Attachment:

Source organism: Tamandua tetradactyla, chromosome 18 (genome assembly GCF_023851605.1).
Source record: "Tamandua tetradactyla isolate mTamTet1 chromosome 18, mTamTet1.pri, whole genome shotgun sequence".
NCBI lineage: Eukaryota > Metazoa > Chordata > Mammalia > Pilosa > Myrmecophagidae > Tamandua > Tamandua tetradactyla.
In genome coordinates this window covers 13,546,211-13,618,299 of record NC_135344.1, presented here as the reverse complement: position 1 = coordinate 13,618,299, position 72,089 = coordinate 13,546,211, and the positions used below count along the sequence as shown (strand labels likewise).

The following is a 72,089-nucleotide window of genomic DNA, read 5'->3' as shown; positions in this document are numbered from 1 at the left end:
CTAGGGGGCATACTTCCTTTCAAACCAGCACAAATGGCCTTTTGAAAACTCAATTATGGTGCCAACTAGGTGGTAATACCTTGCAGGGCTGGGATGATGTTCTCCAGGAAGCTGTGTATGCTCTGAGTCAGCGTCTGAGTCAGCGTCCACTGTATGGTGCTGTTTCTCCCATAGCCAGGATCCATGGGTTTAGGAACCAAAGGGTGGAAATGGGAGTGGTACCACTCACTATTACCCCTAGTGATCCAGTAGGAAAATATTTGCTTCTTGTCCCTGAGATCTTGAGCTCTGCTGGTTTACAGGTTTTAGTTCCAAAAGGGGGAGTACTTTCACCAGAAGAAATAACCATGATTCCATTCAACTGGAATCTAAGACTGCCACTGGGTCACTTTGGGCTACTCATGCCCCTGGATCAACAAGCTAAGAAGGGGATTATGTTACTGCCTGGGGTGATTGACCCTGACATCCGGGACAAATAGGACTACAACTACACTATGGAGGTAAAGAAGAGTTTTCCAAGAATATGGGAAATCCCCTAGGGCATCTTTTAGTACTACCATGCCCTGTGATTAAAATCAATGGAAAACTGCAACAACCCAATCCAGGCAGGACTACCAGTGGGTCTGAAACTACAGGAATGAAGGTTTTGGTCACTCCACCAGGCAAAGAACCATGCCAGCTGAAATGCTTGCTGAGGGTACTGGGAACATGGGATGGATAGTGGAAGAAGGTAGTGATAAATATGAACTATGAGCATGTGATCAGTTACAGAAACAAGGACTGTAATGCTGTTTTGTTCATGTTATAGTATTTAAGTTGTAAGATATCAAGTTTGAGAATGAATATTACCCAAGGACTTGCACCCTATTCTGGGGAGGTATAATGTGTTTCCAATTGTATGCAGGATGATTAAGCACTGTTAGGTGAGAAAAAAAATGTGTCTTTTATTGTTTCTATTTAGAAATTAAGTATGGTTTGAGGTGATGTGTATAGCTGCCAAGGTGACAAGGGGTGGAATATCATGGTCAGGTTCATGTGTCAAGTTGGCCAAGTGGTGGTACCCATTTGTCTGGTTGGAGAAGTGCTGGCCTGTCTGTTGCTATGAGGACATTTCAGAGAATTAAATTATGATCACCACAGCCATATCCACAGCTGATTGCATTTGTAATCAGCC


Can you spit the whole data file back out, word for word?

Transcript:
Source organism: Tamandua tetradactyla, chromosome 18 (genome assembly GCF_023851605.1).
Source record: "Tamandua tetradactyla isolate mTamTet1 chromosome 18, mTamTet1.pri, whole genome shotgun sequence".
NCBI lineage: Eukaryota > Metazoa > Chordata > Mammalia > Pilosa > Myrmecophagidae > Tamandua > Tamandua tetradactyla.
In genome coordinates this window covers 13,546,211-13,618,299 of record NC_135344.1, presented here as the reverse complement: position 1 = coordinate 13,618,299, position 72,089 = coordinate 13,546,211, and the positions used below count along the sequence as shown (strand labels likewise).

The following is a 72,089-nucleotide window of genomic DNA, read 5'->3' as shown; positions in this document are numbered from 1 at the left end:
CTAGGGGGCATACTTCCTTTCAAACCAGCACAAATGGCCTTTTGAAAACTCAATTATGGTGCCAACTAGGTGGTAATACCTTGCAGGGCTGGGATGATGTTCTCCAGGAAGCTGTGTATGCTCTGAGTCAGCGTCTGAGTCAGCGTCCACTGTATGGTGCTGTTTCTCCCATAGCCAGGATCCATGGGTTTAGGAACCAAAGGGTGGAAATGGGAGTGGTACCACTCACTATTACCCCTAGTGATCCAGTAGGAAAATATTTGCTTCTTGTCCCTGAGATCTTGAGCTCTGCTGGTTTACAGGTTTTAGTTCCAAAAGGGGGAGTACTTTCACCAGAAGAAATAACCATGATTCCATTCAACTGGAATCTAAGACTGCCACTGGGTCACTTTGGGCTACTCATGCCCCTGGATCAACAAGCTAAGAAGGGGATTATGTTACTGCCTGGGGTGATTGACCCTGACATCCGGGACAAATAGGACTACAACTACACTATGGAGGTAAAGAAGAGTTTTCCAAGAATATGGGAAATCCCCTAGGGCATCTTTTAGTACTACCATGCCCTGTGATTAAAATCAATGGAAAACTGCAACAACCCAATCCAGGCAGGACTACCAGTGGGTCTGAAACTACAGGAATGAAGGTTTTGGTCACTCCACCAGGCAAAGAACCATGCCAGCTGAAATGCTTGCTGAGGGTACTGGGAACATGGGATGGATAGTGGAAGAAGGTAGTGATAAATATGAACTATGAGCATGTGATCAGTTACAGAAACAAGGACTGTAATGCTGTTTTGTTCATGTTATAGTATTTAAGTTGTAAGATATCAAGTTTGAGAATGAATATTACCCAAGGACTTGCACCCTATTCTGGGGAGGTATAATGTGTTTCCAATTGTATGCAGGATGATTAAGCACTGTTAGGTGAGAAAAAAAATGTGTCTTTTATTGTTTCTATTTAGAAATTAAGTATGGTTTGAGGTGATGTGTATAGCTGCCAAGGTGACAAGGGGTGGAATATCATGGTCAGGTTCATGTGTCAAGTTGGCCAAGTGGTGGTACCCATTTGTCTGGTTGGAGAAGTGCTGGCCTGTCTGTTGCTATGAGGACATTTCAGAGAATTAAATTATGATCACCACAGCCATATCCACAGCTGATTGCATTTGTAATCAGCC